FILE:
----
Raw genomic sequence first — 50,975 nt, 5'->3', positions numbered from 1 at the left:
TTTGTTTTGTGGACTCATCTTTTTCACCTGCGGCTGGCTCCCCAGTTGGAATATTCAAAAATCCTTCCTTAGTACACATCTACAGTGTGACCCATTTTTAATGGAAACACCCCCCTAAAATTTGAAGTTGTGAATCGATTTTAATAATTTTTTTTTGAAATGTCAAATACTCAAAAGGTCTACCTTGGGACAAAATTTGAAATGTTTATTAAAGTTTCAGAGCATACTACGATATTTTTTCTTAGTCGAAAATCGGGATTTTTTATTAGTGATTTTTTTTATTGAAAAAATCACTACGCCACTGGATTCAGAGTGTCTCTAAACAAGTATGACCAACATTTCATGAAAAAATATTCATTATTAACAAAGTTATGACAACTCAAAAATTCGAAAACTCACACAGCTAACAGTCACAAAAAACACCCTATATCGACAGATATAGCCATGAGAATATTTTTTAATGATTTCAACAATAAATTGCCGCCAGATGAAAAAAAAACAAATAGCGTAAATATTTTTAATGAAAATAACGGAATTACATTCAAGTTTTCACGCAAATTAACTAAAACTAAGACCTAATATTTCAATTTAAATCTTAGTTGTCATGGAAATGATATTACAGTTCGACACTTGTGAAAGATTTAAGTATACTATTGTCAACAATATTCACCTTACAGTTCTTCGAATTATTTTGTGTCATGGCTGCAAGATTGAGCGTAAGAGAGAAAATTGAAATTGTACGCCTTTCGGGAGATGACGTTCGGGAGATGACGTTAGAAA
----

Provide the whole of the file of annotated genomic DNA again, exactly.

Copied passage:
Raw genomic sequence first — 50,975 nt, 5'->3', positions numbered from 1 at the left:
TTTGTTTTGTGGACTCATCTTTTTCACCTGCGGCTGGCTCCCCAGTTGGAATATTCAAAAATCCTTCCTTAGTACACATCTACAGTGTGACCCATTTTTAATGGAAACACCCCCCTAAAATTTGAAGTTGTGAATCGATTTTAATAATTTTTTTTTGAAATGTCAAATACTCAAAAGGTCTACCTTGGGACAAAATTTGAAATGTTTATTAAAGTTTCAGAGCATACTACGATATTTTTTCTTAGTCGAAAATCGGGATTTTTTATTAGTGATTTTTTTTATTGAAAAAATCACTACGCCACTGGATTCAGAGTGTCTCTAAACAAGTATGACCAACATTTCATGAAAAAATATTCATTATTAACAAAGTTATGACAACTCAAAAATTCGAAAACTCACACAGCTAACAGTCACAAAAAACACCCTATATCGACAGATATAGCCATGAGAATATTTTTTAATGATTTCAACAATAAATTGCCGCCAGATGAAAAAAAAACAAATAGCGTAAATATTTTTAATGAAAATAACGGAATTACATTCAAGTTTTCACGCAAATTAACTAAAACTAAGACCTAATATTTCAATTTAAATCTTAGTTGTCATGGAAATGATATTACAGTTCGACACTTGTGAAAGATTTAAGTATACTATTGTCAACAATATTCACCTTACAGTTCTTCGAATTATTTTGTGTCATGGCTGCAAGATTGAGCGTAAGAGAGAAAATTGAAATTGTACGCCTTTCGGGAGATGACGTTCGGGAGATGACGTTAGAAA